Online ISSN: 2515-8260

Keywords : snake bite

The study of biochemical (CPK-MB) ,ECG, and Echocardiographic changes in patients of snake bite

Dr.Roopesh Singh Kirar, Dr.Ritesh Yadav

European Journal of Molecular & Clinical Medicine, 2022, Volume 9, Issue 3, Pages 2055-2064

Background:Snake bite is an occupational hazard for farmers and farm laborers in the Indian
subcontinent. Every year approximately 15,000 people reportedly died due to snake venom
interaction in India alone. However, unreported deaths are estimated to be many times greater
than the reported cases in the subcontinent.
Materials & Methods:ThisCross Sectional Observational Study was carried on sample size of
75 patients of snake bite admitted in Ward/ICU, Department Of Medicine, NSCB Medical
College, and Jabalpur on patients of snake bite reporting from all over mahakaushal area of
central India from March 2017 to August 2018.
Results: CPK-MB analysis shown to have highest raised values in neurotoxic group that is
32.3±0.9 IU/L which was higher in cases where local signs were prominent, 34.0±1.1 IU/L and
in cases without local signs it was lower 30.7±1.6 IU/L. CPK-MB values were for vasculotoxic
bites was also raised 27.3±1.2 IU/L, while for non-poisonous snake bites it was below upper
limit, 21±2.1 IU/L. A total of 39.2% (n=33) patients shown to have positive ECG findings while
rest 60.7% (n=51) shown no abnormality in electrocardiogram. Analysis of 2D-ECHO findings
was done for pattern of positive findings and found that most common positive finding was
pericardial effusion with 9 (10.71%) patients followed by 6 (7.1%) patients showed diastolic
dysfunction, and 5 (5.9%) patients each shown to have systolic dysfunction and RWMA.
Conclusion: CPK-MBanalysis shown to have highest raised values in neurotoxic group which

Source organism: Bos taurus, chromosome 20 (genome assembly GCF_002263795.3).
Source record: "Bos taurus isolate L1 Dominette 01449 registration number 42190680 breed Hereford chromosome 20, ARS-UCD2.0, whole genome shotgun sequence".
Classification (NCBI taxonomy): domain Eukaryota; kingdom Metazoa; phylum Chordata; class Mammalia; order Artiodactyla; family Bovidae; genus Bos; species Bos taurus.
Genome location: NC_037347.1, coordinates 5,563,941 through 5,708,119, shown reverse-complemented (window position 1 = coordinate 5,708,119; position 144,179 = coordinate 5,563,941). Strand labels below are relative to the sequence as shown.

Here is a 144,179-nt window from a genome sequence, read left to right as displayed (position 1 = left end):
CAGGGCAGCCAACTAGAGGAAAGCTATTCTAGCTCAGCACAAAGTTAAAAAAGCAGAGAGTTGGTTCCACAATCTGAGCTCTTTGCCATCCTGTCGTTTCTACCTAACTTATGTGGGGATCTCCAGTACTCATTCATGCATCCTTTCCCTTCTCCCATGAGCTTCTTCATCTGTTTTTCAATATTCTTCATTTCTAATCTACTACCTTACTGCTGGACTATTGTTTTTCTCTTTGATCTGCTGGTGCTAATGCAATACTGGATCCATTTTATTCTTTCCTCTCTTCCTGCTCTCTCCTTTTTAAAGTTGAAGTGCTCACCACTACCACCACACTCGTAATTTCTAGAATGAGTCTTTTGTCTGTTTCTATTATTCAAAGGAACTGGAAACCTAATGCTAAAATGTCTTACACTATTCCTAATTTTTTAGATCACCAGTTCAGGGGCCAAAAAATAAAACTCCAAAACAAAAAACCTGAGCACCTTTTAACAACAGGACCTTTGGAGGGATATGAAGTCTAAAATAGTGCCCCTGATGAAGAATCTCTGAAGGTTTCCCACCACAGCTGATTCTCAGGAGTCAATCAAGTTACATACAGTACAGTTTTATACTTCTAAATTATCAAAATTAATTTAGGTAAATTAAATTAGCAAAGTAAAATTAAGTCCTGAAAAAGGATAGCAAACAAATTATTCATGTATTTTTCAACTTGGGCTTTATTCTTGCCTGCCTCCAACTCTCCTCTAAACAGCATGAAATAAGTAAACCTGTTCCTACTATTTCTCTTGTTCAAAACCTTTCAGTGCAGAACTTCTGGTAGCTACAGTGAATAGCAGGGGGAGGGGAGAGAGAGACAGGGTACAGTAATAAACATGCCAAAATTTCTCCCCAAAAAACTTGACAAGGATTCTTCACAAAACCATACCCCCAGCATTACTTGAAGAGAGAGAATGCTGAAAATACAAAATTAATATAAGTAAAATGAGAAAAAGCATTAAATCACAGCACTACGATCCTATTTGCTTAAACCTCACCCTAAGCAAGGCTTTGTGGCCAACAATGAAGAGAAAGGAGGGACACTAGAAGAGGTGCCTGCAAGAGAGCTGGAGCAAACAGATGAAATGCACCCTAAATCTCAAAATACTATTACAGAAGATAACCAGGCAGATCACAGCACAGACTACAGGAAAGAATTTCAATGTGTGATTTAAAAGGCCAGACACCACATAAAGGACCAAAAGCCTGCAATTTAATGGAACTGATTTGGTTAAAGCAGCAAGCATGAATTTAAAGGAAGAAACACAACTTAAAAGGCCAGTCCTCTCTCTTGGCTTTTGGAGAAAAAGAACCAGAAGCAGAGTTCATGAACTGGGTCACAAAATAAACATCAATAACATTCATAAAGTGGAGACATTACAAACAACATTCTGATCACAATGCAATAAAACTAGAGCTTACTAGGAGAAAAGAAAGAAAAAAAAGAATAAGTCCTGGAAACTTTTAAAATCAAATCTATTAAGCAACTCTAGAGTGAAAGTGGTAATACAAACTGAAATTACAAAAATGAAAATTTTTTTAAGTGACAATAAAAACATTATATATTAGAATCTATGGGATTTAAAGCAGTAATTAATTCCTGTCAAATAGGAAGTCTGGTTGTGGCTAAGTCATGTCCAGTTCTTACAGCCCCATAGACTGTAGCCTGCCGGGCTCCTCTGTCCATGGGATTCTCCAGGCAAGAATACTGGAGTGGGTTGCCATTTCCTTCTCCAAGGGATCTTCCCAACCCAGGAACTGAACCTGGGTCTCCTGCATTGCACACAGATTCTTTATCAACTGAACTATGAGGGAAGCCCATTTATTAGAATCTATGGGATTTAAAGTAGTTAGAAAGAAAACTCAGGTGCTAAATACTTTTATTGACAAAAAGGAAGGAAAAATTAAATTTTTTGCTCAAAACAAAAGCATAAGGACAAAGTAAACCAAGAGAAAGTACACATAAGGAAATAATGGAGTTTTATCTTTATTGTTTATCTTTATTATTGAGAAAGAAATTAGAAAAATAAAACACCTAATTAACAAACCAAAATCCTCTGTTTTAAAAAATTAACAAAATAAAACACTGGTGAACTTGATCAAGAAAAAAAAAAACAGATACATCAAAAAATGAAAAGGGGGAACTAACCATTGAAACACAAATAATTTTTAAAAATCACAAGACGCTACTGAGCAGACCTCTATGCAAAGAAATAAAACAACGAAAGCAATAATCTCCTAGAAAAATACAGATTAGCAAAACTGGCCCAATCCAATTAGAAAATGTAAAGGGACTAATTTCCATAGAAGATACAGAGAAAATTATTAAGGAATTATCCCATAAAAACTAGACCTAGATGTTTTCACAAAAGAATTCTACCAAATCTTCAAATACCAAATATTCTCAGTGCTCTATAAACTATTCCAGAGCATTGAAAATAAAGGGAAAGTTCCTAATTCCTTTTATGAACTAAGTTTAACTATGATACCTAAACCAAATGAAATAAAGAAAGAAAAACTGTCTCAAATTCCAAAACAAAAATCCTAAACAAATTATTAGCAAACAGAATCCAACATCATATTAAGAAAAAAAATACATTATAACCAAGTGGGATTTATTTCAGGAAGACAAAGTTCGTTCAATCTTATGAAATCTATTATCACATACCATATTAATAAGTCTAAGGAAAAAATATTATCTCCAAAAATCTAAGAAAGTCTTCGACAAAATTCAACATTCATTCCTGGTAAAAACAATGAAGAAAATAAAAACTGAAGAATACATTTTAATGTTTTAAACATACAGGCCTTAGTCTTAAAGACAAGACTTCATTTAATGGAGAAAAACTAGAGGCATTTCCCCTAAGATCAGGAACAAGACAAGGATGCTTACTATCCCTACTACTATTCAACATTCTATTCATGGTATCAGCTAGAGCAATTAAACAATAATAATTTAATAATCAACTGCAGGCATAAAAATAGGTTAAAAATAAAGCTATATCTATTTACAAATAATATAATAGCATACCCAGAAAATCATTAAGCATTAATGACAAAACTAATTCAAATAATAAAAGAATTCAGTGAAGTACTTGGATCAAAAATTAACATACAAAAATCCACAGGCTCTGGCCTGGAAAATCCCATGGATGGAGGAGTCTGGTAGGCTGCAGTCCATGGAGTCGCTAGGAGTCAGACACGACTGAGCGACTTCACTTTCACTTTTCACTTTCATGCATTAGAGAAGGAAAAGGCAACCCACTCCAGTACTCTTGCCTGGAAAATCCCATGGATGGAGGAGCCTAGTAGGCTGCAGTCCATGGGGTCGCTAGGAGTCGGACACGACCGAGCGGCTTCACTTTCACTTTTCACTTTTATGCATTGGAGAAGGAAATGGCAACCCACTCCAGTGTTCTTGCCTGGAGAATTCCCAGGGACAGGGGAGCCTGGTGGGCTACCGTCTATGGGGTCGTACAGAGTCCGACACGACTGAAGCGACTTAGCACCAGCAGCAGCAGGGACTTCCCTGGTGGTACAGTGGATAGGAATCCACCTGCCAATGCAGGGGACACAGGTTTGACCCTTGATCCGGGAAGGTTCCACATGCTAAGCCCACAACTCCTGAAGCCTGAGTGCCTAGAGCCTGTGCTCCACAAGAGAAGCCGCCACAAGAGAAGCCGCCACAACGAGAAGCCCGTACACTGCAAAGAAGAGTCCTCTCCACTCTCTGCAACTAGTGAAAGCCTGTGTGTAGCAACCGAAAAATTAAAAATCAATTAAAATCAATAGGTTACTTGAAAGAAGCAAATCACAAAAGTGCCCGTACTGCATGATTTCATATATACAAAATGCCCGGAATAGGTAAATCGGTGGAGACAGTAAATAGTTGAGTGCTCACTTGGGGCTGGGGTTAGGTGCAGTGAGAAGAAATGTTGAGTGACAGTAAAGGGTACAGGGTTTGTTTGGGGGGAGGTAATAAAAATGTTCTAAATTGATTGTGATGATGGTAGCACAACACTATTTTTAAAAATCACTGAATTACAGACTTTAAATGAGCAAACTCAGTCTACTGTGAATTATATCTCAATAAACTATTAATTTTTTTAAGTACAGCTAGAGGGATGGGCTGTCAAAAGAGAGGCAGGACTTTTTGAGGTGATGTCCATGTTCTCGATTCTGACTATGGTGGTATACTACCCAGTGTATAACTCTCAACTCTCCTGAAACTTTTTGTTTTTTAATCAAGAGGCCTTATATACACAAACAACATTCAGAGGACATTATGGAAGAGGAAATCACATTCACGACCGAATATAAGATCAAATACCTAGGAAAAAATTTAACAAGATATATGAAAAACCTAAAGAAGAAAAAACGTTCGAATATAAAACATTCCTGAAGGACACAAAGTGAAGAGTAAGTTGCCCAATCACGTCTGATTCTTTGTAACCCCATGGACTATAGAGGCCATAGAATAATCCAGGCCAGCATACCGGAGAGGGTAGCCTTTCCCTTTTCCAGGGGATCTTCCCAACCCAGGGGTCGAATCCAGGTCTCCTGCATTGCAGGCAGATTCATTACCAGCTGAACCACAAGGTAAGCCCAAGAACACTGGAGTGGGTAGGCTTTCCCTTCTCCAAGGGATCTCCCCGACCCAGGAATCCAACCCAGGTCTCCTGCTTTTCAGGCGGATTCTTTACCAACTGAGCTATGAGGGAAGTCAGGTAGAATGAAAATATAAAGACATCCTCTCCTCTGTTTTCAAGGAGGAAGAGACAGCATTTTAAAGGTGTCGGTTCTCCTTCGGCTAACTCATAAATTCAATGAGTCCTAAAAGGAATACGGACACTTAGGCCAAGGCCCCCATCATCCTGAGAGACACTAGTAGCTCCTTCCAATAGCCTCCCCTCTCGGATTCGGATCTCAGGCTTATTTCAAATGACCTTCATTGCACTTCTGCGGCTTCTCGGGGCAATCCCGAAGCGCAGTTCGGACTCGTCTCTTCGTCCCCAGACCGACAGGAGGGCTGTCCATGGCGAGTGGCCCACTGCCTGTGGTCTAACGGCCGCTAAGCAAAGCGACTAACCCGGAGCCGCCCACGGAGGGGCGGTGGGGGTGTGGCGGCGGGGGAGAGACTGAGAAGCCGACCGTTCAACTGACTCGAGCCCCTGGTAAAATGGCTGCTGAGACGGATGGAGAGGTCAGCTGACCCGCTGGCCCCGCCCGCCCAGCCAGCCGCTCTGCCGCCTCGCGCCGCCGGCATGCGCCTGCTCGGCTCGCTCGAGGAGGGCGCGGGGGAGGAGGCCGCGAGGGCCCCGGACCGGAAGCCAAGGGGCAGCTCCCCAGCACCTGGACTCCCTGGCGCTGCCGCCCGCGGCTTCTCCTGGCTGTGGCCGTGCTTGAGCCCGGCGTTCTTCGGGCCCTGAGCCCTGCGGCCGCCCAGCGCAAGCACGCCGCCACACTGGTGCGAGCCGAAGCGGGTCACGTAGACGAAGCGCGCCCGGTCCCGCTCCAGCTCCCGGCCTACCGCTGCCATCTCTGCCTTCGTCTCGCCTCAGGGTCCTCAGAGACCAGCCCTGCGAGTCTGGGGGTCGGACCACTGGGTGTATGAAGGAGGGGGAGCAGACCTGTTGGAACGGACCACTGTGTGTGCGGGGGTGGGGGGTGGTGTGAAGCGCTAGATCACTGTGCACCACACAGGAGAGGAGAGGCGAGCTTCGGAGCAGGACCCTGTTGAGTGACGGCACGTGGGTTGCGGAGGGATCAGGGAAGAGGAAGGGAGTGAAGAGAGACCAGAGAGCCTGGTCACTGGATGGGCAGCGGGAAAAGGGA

was higher in cases where local signs were prominent, and in cases without local signs it was
lower. Abnormal ECG was significant predictor of mortality in vasculotoxic snake bites.
Echocardiography was a significant predictor of mortality in neurotoxic bites.


Dr Pradeep Prajapati, Dr Amit Katare, Dr Rakesh Gaharwar, Dr Rajkishori Prajapati

European Journal of Molecular & Clinical Medicine, 2022, Volume 9, Issue 3, Pages 5843-5847

Background: Snake bite is a well-known occupational hazard amongst farmers, plantation workers,
and other outdoor workers and results in much morbidity and mortality throughout the world.
This occupational hazard is no more an issue restricted to a particular part of the world; it has
become a global issue.
Aim: To study the clinical profile and outcome of patients of snake bite admitted JA group of
hospital Gwalior (GRMC Gwalior)
Method: This study was conducted in JA group of hospital Gwalior (GRMC Gwalior) in 75 patients
admitted with history of definite snake bite in ICU, Department of Medicine, G.R. Medical College,
Gwalior, Madhya Pradesh, India over a period of one and a half year from July 2019 to December
2021. All the patients were subjected to history taking, complete physical examination and relevant
blood investigations including compete blood count and renal function test with appropriate
inclusion and exclusion criteria